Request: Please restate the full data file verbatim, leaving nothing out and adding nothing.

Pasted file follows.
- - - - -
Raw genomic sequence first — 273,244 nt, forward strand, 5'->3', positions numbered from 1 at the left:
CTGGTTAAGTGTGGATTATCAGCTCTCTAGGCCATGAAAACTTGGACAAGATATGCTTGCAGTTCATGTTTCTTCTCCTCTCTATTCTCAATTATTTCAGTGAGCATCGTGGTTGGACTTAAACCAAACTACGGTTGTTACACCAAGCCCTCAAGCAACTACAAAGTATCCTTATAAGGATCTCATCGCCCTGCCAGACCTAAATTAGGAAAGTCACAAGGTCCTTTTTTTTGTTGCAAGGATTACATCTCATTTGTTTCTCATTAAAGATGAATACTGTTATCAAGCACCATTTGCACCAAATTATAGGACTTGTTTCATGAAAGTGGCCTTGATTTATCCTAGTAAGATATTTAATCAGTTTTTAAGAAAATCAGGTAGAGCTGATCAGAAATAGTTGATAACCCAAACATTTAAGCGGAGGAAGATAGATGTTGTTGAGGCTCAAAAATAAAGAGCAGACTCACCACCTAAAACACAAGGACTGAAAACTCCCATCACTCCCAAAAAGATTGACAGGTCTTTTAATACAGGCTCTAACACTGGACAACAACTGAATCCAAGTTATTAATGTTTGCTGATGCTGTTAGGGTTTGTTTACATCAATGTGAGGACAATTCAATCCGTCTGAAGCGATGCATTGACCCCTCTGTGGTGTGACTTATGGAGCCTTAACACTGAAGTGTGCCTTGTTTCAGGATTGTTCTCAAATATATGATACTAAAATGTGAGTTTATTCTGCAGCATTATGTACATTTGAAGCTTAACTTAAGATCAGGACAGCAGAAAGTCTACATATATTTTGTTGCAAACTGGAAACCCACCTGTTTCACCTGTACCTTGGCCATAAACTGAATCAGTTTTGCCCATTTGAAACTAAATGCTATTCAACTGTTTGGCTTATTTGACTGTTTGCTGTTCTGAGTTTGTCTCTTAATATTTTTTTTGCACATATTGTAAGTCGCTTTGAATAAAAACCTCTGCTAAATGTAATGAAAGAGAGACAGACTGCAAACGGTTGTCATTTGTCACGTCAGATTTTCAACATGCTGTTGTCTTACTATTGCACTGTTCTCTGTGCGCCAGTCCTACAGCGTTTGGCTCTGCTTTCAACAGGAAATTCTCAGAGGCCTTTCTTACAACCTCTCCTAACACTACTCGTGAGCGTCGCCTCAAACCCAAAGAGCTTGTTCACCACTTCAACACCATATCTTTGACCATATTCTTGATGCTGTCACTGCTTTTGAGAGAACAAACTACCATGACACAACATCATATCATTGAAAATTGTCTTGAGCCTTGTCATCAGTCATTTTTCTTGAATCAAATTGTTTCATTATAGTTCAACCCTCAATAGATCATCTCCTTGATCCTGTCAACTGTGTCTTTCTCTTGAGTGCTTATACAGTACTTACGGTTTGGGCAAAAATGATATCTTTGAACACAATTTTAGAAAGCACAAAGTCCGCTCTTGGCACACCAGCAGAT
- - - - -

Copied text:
Raw genomic sequence first — 273,244 nt, forward strand, 5'->3', positions numbered from 1 at the left:
CTGGTTAAGTGTGGATTATCAGCTCTCTAGGCCATGAAAACTTGGACAAGATATGCTTGCAGTTCATGTTTCTTCTCCTCTCTATTCTCAATTATTTCAGTGAGCATCGTGGTTGGACTTAAACCAAACTACGGTTGTTACACCAAGCCCTCAAGCAACTACAAAGTATCCTTATAAGGATCTCATCGCCCTGCCAGACCTAAATTAGGAAAGTCACAAGGTCCTTTTTTTTGTTGCAAGGATTACATCTCATTTGTTTCTCATTAAAGATGAATACTGTTATCAAGCACCATTTGCACCAAATTATAGGACTTGTTTCATGAAAGTGGCCTTGATTTATCCTAGTAAGATATTTAATCAGTTTTTAAGAAAATCAGGTAGAGCTGATCAGAAATAGTTGATAACCCAAACATTTAAGCGGAGGAAGATAGATGTTGTTGAGGCTCAAAAATAAAGAGCAGACTCACCACCTAAAACACAAGGACTGAAAACTCCCATCACTCCCAAAAAGATTGACAGGTCTTTTAATACAGGCTCTAACACTGGACAACAACTGAATCCAAGTTATTAATGTTTGCTGATGCTGTTAGGGTTTGTTTACATCAATGTGAGGACAATTCAATCCGTCTGAAGCGATGCATTGACCCCTCTGTGGTGTGACTTATGGAGCCTTAACACTGAAGTGTGCCTTGTTTCAGGATTGTTCTCAAATATATGATACTAAAATGTGAGTTTATTCTGCAGCATTATGTACATTTGAAGCTTAACTTAAGATCAGGACAGCAGAAAGTCTACATATATTTTGTTGCAAACTGGAAACCCACCTGTTTCACCTGTACCTTGGCCATAAACTGAATCAGTTTTGCCCATTTGAAACTAAATGCTATTCAACTGTTTGGCTTATTTGACTGTTTGCTGTTCTGAGTTTGTCTCTTAATATTTTTTTTGCACATATTGTAAGTCGCTTTGAATAAAAACCTCTGCTAAATGTAATGAAAGAGAGACAGACTGCAAACGGTTGTCATTTGTCACGTCAGATTTTCAACATGCTGTTGTCTTACTATTGCACTGTTCTCTGTGCGCCAGTCCTACAGCGTTTGGCTCTGCTTTCAACAGGAAATTCTCAGAGGCCTTTCTTACAACCTCTCCTAACACTACTCGTGAGCGTCGCCTCAAACCCAAAGAGCTTGTTCACCACTTCAACACCATATCTTTGACCATATTCTTGATGCTGTCACTGCTTTTGAGAGAACAAACTACCATGACACAACATCATATCATTGAAAATTGTCTTGAGCCTTGTCATCAGTCATTTTTCTTGAATCAAATTGTTTCATTATAGTTCAACCCTCAATAGATCATCTCCTTGATCCTGTCAACTGTGTCTTTCTCTTGAGTGCTTATACAGTACTTACGGTTTGGGCAAAAATGATATCTTTGAACACAATTTTAGAAAGCACAAAGTCCGCTCTTGGCACACCAGCAGAT